US 20050163830 A1
The invention relates to thin film-shaped or wafer-shaped pharmaceutical preparations for oral administration of active substances. The preparations contain at least one matrix-forming polymer which has at least one active substance and at least one carbon dioxide-forming substance dissolved or dispersed therein.
1. A film-shaped or wafer-shaped pharmaceutical preparation for administering active substances, said preparation containing at least one matrix-forming polymer, said at least one matrix-forming polymer comprising at least one active substance and at least one gas-forming component dissolved or dispersed therein, wherein said at least one gas-forming component comprises at least one carbon dioxide-forming substance for reducing or completely suppressing an unpleasant taste sensation caused by said at least one active substance.
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41. A method for administering a pharmaceutical preparation containing an active substance having an unpleasant taste and reducing or suppressing the unpleasant taste of said orally administered pharmaceutically active substance comprising the steps of:
preparing a film-shaped or wafer-shaped mucoadhesive pharmaceutical preparation that is disintegratable in an aqueous media of a surface of an oral mucosa of a human or animal organism, comprising the steps of:
applying at least one matrix-forming polymer to said preparation, said at least one matrix-forming polymer comprising at least one active substance;
dissolving at least one gas-forming component within said at least one matrix-forming polymer, wherein said at least one gas-forming component comprises at least one carbon dioxide-forming substance for reducing or suppressing said bitter taste;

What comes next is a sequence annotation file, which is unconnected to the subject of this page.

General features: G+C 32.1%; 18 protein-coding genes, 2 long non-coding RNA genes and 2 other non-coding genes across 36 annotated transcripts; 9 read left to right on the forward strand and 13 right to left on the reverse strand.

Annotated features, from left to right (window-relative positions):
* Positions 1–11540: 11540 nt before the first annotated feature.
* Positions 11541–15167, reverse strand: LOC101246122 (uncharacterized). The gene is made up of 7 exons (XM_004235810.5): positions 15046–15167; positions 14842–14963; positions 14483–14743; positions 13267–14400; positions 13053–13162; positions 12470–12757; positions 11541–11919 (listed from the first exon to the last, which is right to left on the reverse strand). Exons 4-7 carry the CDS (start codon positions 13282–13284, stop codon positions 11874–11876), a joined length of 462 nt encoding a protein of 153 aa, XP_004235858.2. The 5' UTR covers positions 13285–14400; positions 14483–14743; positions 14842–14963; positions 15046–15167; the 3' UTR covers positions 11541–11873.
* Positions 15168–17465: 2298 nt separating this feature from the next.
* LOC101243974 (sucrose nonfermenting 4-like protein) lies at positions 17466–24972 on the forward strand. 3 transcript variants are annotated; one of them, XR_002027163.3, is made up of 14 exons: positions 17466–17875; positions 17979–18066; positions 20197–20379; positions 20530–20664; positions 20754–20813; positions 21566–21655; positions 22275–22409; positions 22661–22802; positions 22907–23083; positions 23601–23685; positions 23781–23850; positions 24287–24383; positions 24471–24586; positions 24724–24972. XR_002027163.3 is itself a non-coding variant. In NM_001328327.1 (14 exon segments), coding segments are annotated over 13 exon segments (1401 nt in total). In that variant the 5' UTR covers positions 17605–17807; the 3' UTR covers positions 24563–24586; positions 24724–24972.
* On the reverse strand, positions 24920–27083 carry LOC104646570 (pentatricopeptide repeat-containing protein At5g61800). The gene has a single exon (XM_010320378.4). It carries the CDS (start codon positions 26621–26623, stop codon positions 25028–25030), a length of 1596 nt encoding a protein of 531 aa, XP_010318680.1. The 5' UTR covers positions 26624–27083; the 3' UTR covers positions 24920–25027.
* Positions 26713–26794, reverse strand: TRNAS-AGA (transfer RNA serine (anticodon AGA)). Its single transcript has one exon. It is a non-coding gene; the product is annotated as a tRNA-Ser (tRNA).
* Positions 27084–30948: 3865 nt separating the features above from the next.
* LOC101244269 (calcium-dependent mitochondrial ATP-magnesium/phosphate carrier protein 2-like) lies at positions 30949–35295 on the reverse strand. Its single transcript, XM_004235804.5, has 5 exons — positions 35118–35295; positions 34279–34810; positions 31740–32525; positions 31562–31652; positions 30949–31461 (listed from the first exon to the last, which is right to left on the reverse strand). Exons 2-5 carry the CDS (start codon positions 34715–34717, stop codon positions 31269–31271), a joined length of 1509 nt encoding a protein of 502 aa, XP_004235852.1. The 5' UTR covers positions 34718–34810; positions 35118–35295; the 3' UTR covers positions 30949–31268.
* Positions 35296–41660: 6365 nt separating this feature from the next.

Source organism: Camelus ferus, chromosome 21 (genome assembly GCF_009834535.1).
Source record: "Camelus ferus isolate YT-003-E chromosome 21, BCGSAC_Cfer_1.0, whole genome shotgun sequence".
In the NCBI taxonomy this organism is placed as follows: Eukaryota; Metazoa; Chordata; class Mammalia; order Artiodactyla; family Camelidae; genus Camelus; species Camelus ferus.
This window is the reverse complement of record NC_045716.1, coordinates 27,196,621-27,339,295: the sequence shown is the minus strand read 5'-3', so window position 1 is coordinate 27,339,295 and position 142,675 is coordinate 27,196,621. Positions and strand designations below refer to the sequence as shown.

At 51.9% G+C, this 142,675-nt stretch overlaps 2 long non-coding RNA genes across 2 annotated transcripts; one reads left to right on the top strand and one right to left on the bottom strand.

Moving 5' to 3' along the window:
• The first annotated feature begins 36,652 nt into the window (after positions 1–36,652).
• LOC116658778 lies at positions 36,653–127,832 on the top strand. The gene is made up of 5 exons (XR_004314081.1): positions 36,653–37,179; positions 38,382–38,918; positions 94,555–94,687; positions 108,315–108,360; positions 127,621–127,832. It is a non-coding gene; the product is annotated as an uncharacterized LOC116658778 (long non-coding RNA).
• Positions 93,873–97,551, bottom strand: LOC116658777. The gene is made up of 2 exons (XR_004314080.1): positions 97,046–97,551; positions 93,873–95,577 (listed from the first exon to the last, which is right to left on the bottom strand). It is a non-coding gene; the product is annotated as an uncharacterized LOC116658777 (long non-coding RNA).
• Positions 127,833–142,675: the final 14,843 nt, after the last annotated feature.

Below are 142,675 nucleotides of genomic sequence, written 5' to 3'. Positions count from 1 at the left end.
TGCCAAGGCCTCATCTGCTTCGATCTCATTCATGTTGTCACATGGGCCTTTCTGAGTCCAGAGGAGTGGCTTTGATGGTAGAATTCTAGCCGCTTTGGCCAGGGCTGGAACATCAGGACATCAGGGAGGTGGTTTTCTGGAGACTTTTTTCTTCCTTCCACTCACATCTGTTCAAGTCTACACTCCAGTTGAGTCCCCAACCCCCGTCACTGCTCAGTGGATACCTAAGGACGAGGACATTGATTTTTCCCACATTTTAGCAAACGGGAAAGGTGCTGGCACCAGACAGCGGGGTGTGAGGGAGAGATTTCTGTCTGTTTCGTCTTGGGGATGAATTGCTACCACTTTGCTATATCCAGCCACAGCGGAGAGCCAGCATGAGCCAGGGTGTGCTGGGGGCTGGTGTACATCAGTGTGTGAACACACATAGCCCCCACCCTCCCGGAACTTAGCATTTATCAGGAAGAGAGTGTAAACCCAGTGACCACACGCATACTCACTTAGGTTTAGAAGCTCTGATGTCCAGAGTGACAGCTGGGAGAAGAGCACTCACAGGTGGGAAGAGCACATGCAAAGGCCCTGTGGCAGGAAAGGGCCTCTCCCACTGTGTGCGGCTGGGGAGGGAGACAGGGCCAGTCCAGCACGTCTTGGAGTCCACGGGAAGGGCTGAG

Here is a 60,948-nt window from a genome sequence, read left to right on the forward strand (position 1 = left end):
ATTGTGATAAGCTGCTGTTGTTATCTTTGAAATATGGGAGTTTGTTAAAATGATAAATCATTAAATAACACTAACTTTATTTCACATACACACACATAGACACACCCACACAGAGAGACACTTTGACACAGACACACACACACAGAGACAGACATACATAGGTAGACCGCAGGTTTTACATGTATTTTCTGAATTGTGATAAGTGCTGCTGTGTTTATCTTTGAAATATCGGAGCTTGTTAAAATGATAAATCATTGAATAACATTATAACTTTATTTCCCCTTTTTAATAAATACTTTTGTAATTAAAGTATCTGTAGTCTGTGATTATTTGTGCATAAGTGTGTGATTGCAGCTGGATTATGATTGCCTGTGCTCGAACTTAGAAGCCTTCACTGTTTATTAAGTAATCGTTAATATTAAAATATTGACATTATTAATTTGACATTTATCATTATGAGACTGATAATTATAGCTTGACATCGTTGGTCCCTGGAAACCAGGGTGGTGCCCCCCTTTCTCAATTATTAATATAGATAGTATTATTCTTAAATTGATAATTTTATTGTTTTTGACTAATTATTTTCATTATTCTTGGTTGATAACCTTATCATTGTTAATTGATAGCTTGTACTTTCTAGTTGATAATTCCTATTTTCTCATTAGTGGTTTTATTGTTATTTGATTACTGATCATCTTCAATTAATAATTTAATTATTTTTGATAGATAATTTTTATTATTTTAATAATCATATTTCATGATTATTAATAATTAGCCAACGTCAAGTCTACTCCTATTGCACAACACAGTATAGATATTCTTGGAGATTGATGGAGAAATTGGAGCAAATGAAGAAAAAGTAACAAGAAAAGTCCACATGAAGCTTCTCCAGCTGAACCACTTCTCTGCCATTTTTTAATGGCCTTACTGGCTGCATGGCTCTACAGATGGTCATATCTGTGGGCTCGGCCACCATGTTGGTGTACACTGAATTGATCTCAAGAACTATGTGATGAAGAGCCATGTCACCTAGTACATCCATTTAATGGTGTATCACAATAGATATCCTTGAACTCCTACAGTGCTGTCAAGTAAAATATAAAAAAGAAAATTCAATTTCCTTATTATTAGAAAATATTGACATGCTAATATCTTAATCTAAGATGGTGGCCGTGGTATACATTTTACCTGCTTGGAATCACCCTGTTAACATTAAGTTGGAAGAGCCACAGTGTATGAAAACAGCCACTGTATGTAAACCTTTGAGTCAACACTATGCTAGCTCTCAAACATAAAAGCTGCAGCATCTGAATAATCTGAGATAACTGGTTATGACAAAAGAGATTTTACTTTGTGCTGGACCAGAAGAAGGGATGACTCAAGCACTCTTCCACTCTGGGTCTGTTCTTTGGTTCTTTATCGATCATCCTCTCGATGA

adding at least one additional substance to said preparation selected from the group consisting of at least one permeation enhancer and at least one blood flow stimulator;
adding at least one auxiliary substance to said preparation for imparting mucoadhesive properties to said preparation;
adding at least one additional auxiliary substance to said preparation selected from the group consisting of fillers, colourants, disintegrants, emulsifiers, plasticizers, sweeteners, preserving agents, stabilisers, antioxidants and flavouring agents; and
adding at least one flavouring agent, at least one sweetener or at least one plasticizer to said preparation; and
applying said preparation to said surface of said oral mucosa for disintegration in said aqueous media.
This application is a National Stage application of International Application No. PCT/EP03/01052, filed Feb. 4, 2003, which claims priority of German Application No. 102 07 394.5, filed Feb. 21, 2002.
The invention relates to thin, film-shaped or wafer-shaped, orally applied active substance preparations for administration of active substances, preferably of pharmaceutical active substances. With these preparations, the active substances are preferably administered via the oral mucosa. Where the active substance preparations are swallowed, the active substances are released in the stomach and/or the intestine.
With conventional administration forms, e.g. tablets, which disintegrate and release the active substance in the stomach, the onset of action of the pharmaceutical product as a rule occurs only with a considerable delay in time. Although in the case of tablets that already disintegrate in the mouth and whose active substance is absorbed via the oral mucosa, this disadvantage is alleviated. However, it has to be taken into consideration that a considerable portion of the active substance preparation reaches the stomach with the saliva and is therefore not available for the quick absorption via the oral mucosa. In addition, following gastrointestinal absorption of the active substance the active substance is relatively quickly catabolized in the liver (i.e., the “first pass effect”).
For these and other reasons, thin administration forms, such as film-shaped or wafer-shaped preparations, are advantageous. The small thickness, compared to the surface area, results in a short diffusion path when such a form of medicament is applied to the oral mucosa. This leads to a quick release of the active substance, which can be rapidly absorbed directly through the oral mucosa.